Tel Aviv: Gay orthodox Jewish man is one of Israel’s few religious drag queens
An Orthodox Jewish man reveals how he has come to accept himself as a gay person living in Israel, from living life closeted in his early adulthood married to a woman to becoming one of the few religious drag queens working in Tel Aviv’s downtown circuit.
Shahar Hadar, who works as a telemarketer by day, becomes his drag queen persona rebbetzin Malka by midnight.
The 34-year-old has explained how like most Orthodox Jewish gay men, especially those in other conservative religious communities, he was compelled to live his life either closeted, marrying a woman and remaining close-knit to his religious community, or to abandon his family and religious life completely to live as an openly gay man.
Mr Hadar said: “As much as I fled it, the heavens made it clear to me that that’s who I am”.
While Orthodox Judaism generally condemns homosexuality, he revealed that there is now a growing group of devout gay Jewish men in Israel demanding a place in the religious community.
His drag persona is rebbetzin Malka Falsche, who is a female rabbinic adviser.
The stage name is a playful take on a Hebrew word meaning “queen” and Hebrew slang for “fake.”
Mr Hadar explained that a rabbinic advisor, which is someone who provides advice, consultation, and support for the Jewish community, was a more wholesome alter-ego to stand out against the other more sarcastic and brash members of Israel’s drag queen circuit.
He said: “She blesses, she loves everyone.”
Her philosophy, along with Mr Hadar’s, comes from the teachings of the Breslov Hasidic stream of ultra-Orthodox Judaism, which is to embrace the variety of life with joy.
He added: “Usually drag queens are gruff. I decided that I wanted to be happy, entertain people, perform mitzvoth, or religious deeds”.
Mr Hadar explained how at age 19, an encounter with a popular Israeli rebbetzin launched his journey to inner acceptance.
He originally left home to enroll in a Jerusalem yeshiva, or religious seminary, hoping that daily Torah study would eventually turn him straight.
After a brief sexual encounter with his roommate at the yeshiva, however, he was kicked out the seminary.
He explained how he was transferred to another religious studies centre, where he eventually ended up marrying a woman.
He said: “I wanted to take the path that (God) commanded of us. I didn’t see any other option.
“I thought the marriage would make me straight and I would be cured”.
He said he felt distressed while trying to be intimate with his wife, and wouldn’t tell her why. She eventually demanded a divorce.
His ex-wife later gave birth to their daughter, who is 11 years old today, but still refuses to let them meet.
Mr Hadar also explained that his sister also divorced her husband after finding out he was gay.
This event caused homophobic conversation to erupt at his family dinner table, with his whole family seeming to condemn his gay identity, but Mr Hadar revealed that his religious brother unknowingly stood up for him that day.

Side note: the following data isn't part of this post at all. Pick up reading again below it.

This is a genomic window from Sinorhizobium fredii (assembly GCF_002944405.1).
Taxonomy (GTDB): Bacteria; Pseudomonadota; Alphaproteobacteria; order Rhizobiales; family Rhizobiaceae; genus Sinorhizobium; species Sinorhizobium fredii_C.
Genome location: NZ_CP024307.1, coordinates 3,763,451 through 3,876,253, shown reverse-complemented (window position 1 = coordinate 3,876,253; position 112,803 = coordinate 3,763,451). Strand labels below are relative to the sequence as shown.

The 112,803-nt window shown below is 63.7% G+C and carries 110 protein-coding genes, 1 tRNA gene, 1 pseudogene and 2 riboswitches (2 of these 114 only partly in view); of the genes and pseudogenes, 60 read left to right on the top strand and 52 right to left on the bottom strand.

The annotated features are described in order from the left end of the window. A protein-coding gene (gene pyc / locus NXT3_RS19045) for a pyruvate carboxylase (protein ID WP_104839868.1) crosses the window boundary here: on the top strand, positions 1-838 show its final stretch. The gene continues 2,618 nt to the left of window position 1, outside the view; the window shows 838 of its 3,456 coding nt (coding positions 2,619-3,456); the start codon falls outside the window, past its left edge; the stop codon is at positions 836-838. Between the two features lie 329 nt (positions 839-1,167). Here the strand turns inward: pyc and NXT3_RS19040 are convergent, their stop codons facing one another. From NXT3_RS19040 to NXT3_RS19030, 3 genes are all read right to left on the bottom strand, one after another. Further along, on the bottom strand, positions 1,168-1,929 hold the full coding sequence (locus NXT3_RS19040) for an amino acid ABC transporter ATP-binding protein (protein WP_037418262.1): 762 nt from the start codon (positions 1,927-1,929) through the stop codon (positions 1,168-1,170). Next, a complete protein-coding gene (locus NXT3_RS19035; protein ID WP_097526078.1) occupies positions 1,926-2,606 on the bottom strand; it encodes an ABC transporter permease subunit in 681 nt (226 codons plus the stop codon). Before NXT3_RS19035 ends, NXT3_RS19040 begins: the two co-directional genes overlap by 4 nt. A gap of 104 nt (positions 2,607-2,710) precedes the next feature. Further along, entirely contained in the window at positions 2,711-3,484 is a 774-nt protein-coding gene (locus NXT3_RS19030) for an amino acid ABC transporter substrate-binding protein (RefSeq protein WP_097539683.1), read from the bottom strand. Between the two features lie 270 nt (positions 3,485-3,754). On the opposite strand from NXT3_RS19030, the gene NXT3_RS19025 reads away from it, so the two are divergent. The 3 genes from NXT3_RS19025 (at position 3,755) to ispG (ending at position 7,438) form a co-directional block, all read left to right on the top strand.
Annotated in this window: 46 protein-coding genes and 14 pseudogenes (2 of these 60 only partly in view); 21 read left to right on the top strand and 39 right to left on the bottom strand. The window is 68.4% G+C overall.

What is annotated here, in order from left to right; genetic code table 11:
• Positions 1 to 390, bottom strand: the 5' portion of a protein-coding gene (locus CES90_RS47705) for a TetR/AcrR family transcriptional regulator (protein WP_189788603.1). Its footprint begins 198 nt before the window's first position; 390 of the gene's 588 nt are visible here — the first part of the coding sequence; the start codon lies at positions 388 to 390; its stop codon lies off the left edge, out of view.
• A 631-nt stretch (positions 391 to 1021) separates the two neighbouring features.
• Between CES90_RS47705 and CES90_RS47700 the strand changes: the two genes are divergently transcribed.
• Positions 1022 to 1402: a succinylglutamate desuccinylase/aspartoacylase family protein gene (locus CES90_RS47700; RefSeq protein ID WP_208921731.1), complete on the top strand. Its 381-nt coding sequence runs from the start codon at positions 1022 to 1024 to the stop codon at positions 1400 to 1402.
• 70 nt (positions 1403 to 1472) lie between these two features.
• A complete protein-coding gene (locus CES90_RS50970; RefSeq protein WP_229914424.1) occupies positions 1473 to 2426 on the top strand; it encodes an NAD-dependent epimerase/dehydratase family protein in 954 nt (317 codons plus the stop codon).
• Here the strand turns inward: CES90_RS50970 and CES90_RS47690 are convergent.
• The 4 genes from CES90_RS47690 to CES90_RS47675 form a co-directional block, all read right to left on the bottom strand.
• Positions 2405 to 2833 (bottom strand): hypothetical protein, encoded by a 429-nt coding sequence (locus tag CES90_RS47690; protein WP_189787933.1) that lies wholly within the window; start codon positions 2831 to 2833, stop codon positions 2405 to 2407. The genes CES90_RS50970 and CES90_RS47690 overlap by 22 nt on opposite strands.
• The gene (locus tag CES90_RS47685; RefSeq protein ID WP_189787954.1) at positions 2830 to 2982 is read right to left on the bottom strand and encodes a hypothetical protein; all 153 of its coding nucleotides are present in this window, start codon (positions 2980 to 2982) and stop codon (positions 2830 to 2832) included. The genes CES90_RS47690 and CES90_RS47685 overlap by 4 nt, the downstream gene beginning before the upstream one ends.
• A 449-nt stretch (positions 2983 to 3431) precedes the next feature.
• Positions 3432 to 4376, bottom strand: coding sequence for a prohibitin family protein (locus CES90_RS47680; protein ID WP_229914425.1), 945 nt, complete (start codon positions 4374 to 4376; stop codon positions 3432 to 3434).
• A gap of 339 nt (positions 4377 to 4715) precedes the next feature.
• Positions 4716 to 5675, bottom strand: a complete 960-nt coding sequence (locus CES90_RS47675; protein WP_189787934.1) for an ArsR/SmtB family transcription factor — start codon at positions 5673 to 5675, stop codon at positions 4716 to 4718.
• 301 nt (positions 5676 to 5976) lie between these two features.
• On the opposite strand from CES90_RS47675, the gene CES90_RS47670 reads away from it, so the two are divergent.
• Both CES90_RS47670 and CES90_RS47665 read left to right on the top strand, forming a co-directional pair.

His brother asked: “Are gays not human beings?”
A few months later, in 2010, Mr Hadar mustered up the courage to march in Tel Aviv’s gay pride parade.
When he returned home that Sabbath eve, he finally told his mother he was gay.
He said: “I thought it would be the blackest day in my life,” but his mother came to accept him for who he was.
Mr Hadar also explained how life as an Orthodox Jew has made it difficult to integrate into mainstream gay culture.
He explained he used to tuck his shoulder-length side-locks under a cap to fit in at bars. Eventually, he decided to shear off his side-locks and trim his beard to thin stubble so that he could increase his luck on the dating scene.
Mr Hadar said he is still looking for love, but this year he added, he found acceptance at ‘Drag Yourself’, a Tel Aviv school offering 10-month courses for upcoming drag performers.
Students learn how to balance on high heels, apply false eyelashes and fashion their own drag personas. Mr Hadar, still a beginner, is set to graduate next month.
The drag school offers a rare opportunity for Israelis to interact with others from diverse and sometimes opposing social sectors.
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Of all the students in his class, Mr Hadar said he was the only one to show up wearing a yarmulke.
Gil Naveh, who is an experienced Israeli drag queen and director of the school said: “I think it’s fabulous. He stays true to who he is.”
He wrote: “My attitudes and perceptions of Israel have changed dramatically and it’s also changed the way that I reconcile my sexuality with my religion”.
“France has voted for the law of love,” said one of the married men. “For us it’s very important to be a bridge, especially here in the Middle East, so that what’s happened in France, and the way we are received and embraced here, can become an example for the rest of the Middle East.”
Related topics: Anti-gay, Discrimination, drag queen, France, gay culture, gay man, Gay rights, Homophobia, Israel, Jerusalem, Judaism, LGBT, LGBT rights, Middle East, Orthodox, Pride, Religion, Tel Aviv, tel aviv pride, torah